I manage to fall into both categories. I have been on an upgrade path for DSLRs, replacing my E-1 with an E-3 with a D700 with a D800. (I still own the E-1.) I also swapped a Canon SX20 superzoom for the GH1+14-140 and moved from an Olympus 770SW waterproof to the Panasonic TS3. Perhaps in a couple of years I'll also replace my S100 with a similar model. And yes, I've been thinking about trading up from my Nikon F100 to an F5 for quite a while, and could do that later this year…

…what was my point? Oh, yes, I remember: my 135 Zeiss Ikon will never be replaced by a 'better' film rangefinder (I doubt any will ever exist, actually) and I won't ever upgrade my medium-format cameras. In fact, I suspect that an excellent scan from my GX680iii could still rival my D800 for detail and tonality. In that way I know that I already own some of the best cameras ever made, and while I might want different, I'm not chasing better.

I would say that it's a very small segment of the camera-buying populace that upgrades. Most seem to buy camera gear the way I buy home stereo equipment: read some reviews, look up the specs, try a few out, make the purchase, and then stop shopping. That 'stopping' part is the key. The 'upgrade' factor is simply post-purchase shopping, which can be an entertaining hobby, but is independent from photography. • @matthewpiers | | @thewsreviews •
Following information posted we have just updated our computer to allow windows 7 64 bit to be installed so that we may update lightroom 3 to lightroom 4 so that we may upgrade to the D600. Because of this we are able to increase our RAM from 3Gb to 16 Gb. We also decided while we were at it to install an Intel 520 SSD 240 and to add one more HDD. Because of this we have put all our programs/applications (including lightroom) on the SSD, all of out photo files on one HDD and the rest of our files on the 2nd HDD.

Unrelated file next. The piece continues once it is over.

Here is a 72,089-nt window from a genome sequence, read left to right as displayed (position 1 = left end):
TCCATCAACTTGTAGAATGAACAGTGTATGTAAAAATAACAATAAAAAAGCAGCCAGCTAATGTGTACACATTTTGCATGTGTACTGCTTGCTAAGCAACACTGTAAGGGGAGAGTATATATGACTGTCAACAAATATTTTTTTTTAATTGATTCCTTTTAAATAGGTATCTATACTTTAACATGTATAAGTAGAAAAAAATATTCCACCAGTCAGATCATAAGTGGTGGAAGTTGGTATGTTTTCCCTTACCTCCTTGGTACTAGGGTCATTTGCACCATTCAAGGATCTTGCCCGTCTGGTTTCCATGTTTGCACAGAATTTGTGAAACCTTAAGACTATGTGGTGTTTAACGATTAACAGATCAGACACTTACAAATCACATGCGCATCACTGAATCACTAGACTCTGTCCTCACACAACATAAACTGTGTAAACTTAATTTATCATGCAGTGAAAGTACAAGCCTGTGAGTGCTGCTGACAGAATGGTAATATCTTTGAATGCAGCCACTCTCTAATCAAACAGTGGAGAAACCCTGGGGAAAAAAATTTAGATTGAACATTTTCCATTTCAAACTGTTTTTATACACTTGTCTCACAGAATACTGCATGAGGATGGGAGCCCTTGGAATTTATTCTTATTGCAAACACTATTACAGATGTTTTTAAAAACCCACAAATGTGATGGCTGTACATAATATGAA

My question is: As lightroom is on the SSD should lightroom's catalogue be on the SSD as well, so that the speed of the SSD can be utilised in the catalogue.Smile
Pop Photo used to be a great magazine. Now it's fixed on high end everything. I don't pay much attention anymore since I can't afford any of their suggestions including their exclusive focus on Photoshop. Maybe it's not for me since I'm no pro. But I use(I just upgraded) a Lenovo laptop.
Nikon D3100 with Tokina 28-70mm f3.5, (I like to use a Vivitar .43x aux on the 28-70mm Tokina), Nikkor 10.5 mm fisheye, Quanteray 70-300mm f4.5, ProOptic 500 mm f6.3 mirror lens.
(Apr 18, 2012, 22:27)shuttertalk Wrote: Here's a guide by Popular Photography on optimising your computer system for best performance for Photoshop.

Most of it is old knowledge/common sense - beefy CPU, lots of RAM - but it has also been updated to include advice on Solid State Disks which are becoming more common. Their example is to use a 2 drive configuration - a SSD of at least 256 GB for running the apps and also as a high performance scratch disk, and a 2TB or greater SATA drive for storage (i.e. photos).

They also talk a bit on monitors/displays and calibration.

Anyone upgrade their rig recently? Anyone using SSDs as part of their machine?

Yes have upgraded to a 256 gig SSD, plus have A 1tb storage disc,both work wonderful, and the SSD is very fast.


Really i get good guide by Popular Photography on optimising your computer system for best performance for Photoshop.Is a SSD more dependable than a computer computer disc based hard propel for storage. Or is it too shortly to tell.

The Equation game
Welcome to each of the new members posting in this thread! We are glad to have you here on site with us! Feel free to share some of your experience with us via photos and conversation! :0)
Barbara - Life is what you make of it!